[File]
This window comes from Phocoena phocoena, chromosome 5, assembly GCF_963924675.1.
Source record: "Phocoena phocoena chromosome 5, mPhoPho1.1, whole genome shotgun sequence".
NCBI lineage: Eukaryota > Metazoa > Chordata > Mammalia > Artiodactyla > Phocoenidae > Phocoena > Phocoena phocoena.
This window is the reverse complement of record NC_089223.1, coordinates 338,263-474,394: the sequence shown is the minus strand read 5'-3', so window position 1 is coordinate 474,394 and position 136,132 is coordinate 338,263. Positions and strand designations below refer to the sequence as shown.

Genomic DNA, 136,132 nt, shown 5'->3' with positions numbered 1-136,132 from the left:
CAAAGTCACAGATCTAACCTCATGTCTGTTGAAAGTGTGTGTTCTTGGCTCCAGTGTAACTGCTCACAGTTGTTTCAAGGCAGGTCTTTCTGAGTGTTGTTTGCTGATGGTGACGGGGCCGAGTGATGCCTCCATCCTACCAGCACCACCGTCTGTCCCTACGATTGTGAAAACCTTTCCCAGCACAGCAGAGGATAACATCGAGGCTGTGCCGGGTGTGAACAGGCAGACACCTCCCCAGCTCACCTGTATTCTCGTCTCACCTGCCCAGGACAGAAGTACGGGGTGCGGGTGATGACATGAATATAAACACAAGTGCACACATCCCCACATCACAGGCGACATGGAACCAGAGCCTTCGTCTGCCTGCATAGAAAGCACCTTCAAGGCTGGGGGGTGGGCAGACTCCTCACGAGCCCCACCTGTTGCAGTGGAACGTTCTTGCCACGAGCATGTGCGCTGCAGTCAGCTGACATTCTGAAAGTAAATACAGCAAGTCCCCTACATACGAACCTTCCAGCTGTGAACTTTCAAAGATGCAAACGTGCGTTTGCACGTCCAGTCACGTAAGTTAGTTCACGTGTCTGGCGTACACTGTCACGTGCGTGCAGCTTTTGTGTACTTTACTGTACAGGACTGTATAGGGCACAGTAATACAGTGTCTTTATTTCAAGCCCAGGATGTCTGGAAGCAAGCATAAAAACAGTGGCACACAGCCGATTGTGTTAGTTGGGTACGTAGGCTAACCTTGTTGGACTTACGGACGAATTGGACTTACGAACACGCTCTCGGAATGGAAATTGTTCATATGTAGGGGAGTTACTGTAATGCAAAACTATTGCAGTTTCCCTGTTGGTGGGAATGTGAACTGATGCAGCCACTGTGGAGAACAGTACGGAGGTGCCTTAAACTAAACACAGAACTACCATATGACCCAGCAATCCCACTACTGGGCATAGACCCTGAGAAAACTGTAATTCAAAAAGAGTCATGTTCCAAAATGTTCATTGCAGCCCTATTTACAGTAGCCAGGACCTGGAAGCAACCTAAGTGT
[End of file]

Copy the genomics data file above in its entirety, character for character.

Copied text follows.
This window comes from Phocoena phocoena, chromosome 5, assembly GCF_963924675.1.
Source record: "Phocoena phocoena chromosome 5, mPhoPho1.1, whole genome shotgun sequence".
NCBI lineage: Eukaryota > Metazoa > Chordata > Mammalia > Artiodactyla > Phocoenidae > Phocoena > Phocoena phocoena.
This window is the reverse complement of record NC_089223.1, coordinates 338,263-474,394: the sequence shown is the minus strand read 5'-3', so window position 1 is coordinate 474,394 and position 136,132 is coordinate 338,263. Positions and strand designations below refer to the sequence as shown.

Genomic DNA, 136,132 nt, shown 5'->3' with positions numbered 1-136,132 from the left:
CAAAGTCACAGATCTAACCTCATGTCTGTTGAAAGTGTGTGTTCTTGGCTCCAGTGTAACTGCTCACAGTTGTTTCAAGGCAGGTCTTTCTGAGTGTTGTTTGCTGATGGTGACGGGGCCGAGTGATGCCTCCATCCTACCAGCACCACCGTCTGTCCCTACGATTGTGAAAACCTTTCCCAGCACAGCAGAGGATAACATCGAGGCTGTGCCGGGTGTGAACAGGCAGACACCTCCCCAGCTCACCTGTATTCTCGTCTCACCTGCCCAGGACAGAAGTACGGGGTGCGGGTGATGACATGAATATAAACACAAGTGCACACATCCCCACATCACAGGCGACATGGAACCAGAGCCTTCGTCTGCCTGCATAGAAAGCACCTTCAAGGCTGGGGGGTGGGCAGACTCCTCACGAGCCCCACCTGTTGCAGTGGAACGTTCTTGCCACGAGCATGTGCGCTGCAGTCAGCTGACATTCTGAAAGTAAATACAGCAAGTCCCCTACATACGAACCTTCCAGCTGTGAACTTTCAAAGATGCAAACGTGCGTTTGCACGTCCAGTCACGTAAGTTAGTTCACGTGTCTGGCGTACACTGTCACGTGCGTGCAGCTTTTGTGTACTTTACTGTACAGGACTGTATAGGGCACAGTAATACAGTGTCTTTATTTCAAGCCCAGGATGTCTGGAAGCAAGCATAAAAACAGTGGCACACAGCCGATTGTGTTAGTTGGGTACGTAGGCTAACCTTGTTGGACTTACGGACGAATTGGACTTACGAACACGCTCTCGGAATGGAAATTGTTCATATGTAGGGGAGTTACTGTAATGCAAAACTATTGCAGTTTCCCTGTTGGTGGGAATGTGAACTGATGCAGCCACTGTGGAGAACAGTACGGAGGTGCCTTAAACTAAACACAGAACTACCATATGACCCAGCAATCCCACTACTGGGCATAGACCCTGAGAAAACTGTAATTCAAAAAGAGTCATGTTCCAAAATGTTCATTGCAGCCCTATTTACAGTAGCCAGGACCTGGAAGCAACCTAAGTGT